Whenever friends ask about recommendations for photo equipment, I suggest getting the absolute minimum.
The first time I became interested in photography (circa 1979), I faced a problem familiar to many: tight funds. After several months browsing photography magazines and imagining myself shooting with an elegant Contax or a sultry Olympus, I settled for a pedestrian Canon AE1. With a 35mm lens, the camera cost $135.
For the next decade, I shot 95% of my photographs with this camera and lens. Spare funds went into buying film so I could shoot more.
True, the advertisements and fancy gear sometimes tempted me. But I could see no end to them.
For example, I tried a flash, but was told to buy another dozen accessories, such as umbrellas, filters, slaves, cords, stands, etc.
If I fuss so much about the gear, what time would I have to develop my own vision and its expression, I wondered. That was the end of the flash.
The nice thing about my camera-lens combination was this: it became an extension of my eye. Looking at a scene, I could tell precisely where the frame-lines would be without touching the camera. And because I used the same film and developed it myself every time, I could predictably visualise the end result when I took the picture.
My equipment became the tool to realise my vision.
Things are different today. Digital cameras are much more advanced, there is no cost for film, and lenses have improved dramatically.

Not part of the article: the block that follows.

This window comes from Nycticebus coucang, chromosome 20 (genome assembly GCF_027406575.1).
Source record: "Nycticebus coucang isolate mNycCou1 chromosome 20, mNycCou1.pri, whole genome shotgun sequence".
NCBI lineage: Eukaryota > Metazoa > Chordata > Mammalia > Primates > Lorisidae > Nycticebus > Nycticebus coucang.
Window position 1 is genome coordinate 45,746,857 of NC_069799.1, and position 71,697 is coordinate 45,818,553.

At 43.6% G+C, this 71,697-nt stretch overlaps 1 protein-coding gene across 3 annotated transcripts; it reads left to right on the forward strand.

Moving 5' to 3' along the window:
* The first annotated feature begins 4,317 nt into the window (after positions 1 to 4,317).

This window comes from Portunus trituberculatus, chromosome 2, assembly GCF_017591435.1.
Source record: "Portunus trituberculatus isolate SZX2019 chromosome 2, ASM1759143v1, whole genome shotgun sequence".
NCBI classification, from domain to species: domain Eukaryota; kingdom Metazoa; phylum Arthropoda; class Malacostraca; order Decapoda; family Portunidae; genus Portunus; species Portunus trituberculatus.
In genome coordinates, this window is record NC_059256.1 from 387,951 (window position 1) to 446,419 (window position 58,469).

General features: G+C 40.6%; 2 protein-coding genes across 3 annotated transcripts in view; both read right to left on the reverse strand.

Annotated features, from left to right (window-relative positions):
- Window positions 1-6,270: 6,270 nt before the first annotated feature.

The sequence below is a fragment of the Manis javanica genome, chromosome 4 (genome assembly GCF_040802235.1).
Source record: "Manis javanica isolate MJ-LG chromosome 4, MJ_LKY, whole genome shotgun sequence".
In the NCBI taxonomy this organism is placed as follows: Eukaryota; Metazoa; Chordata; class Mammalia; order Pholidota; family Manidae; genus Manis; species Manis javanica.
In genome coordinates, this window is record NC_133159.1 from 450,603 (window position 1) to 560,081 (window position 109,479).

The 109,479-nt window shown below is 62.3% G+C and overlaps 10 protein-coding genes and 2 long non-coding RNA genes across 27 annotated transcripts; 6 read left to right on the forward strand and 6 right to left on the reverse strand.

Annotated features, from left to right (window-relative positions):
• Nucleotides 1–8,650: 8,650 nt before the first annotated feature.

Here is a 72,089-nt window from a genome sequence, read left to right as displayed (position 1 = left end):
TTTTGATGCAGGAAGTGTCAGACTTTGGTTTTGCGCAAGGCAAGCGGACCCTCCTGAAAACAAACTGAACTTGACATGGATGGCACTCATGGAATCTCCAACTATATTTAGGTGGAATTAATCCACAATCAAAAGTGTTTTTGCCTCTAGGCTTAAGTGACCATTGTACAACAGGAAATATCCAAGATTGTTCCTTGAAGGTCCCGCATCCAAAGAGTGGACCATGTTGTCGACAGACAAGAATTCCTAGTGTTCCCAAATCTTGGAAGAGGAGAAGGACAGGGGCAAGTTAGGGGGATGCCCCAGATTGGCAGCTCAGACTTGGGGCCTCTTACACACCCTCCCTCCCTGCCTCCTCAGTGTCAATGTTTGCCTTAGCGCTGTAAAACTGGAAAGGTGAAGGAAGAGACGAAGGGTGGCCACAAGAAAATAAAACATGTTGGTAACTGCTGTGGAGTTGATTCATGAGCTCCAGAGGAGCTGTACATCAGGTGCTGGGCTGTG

I have more equipment nowadays, but remain conservative about acquiring new ones, doing so when I am convinced that it is the only way to get photographs that I am consistently missing.
For example, when I started photographing landscapes, I quickly realised that a tripod would enable me to get those pictures I envisioned. So I got one.
Sometimes, going into a situation, we know that we must return with a decent photograph. It may be a professional assignment, or it may be a rare or unique event. That's when we worry if the equipment we carry is good enough. For such a situation, planning is required.
Thus, prior to a trip to the Sundarbans, I rented a super telephoto lens, and thanks to that lens I got some wildlife pictures I had missed during earlier trips.
A more subtle issue is that of quality, another of my hard-earned lessons. If you have decided to get new equipment, try to get the best possible model you can afford.
There is nothing more frustrating than finding a once-in-your-life scene, shooting it and then finding the low-grade lens flared because you were facing the sun, or the lightweight tripod shook and gave you a blurry picture.
Changing the camera is my least frequent upgrade. New cameras are expensive and take time to learn thoroughly.
Exciting camera models appear every day. I saw one recently with built-in GPS, wi-fi, face recognition, video and many other features. I am tempted, but not enough.
But if they make one with a built-in fan to get me through load shedding, I will buy it in a heartbeat!